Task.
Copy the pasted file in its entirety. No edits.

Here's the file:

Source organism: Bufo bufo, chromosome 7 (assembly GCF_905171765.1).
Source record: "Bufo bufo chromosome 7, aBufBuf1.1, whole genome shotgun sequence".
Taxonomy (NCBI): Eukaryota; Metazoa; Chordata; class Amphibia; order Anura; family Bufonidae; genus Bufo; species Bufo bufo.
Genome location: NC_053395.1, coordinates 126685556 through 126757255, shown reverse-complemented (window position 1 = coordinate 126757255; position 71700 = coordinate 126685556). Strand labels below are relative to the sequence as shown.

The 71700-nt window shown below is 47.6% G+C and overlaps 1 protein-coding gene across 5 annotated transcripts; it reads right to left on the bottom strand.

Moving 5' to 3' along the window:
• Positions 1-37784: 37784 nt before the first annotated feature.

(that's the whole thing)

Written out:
Source organism: Bufo bufo, chromosome 7 (assembly GCF_905171765.1).
Source record: "Bufo bufo chromosome 7, aBufBuf1.1, whole genome shotgun sequence".
Taxonomy (NCBI): Eukaryota; Metazoa; Chordata; class Amphibia; order Anura; family Bufonidae; genus Bufo; species Bufo bufo.
Genome location: NC_053395.1, coordinates 126685556 through 126757255, shown reverse-complemented (window position 1 = coordinate 126757255; position 71700 = coordinate 126685556). Strand labels below are relative to the sequence as shown.

The 71700-nt window shown below is 47.6% G+C and overlaps 1 protein-coding gene across 5 annotated transcripts; it reads right to left on the bottom strand.

Moving 5' to 3' along the window:
• Positions 1-37784: 37784 nt before the first annotated feature.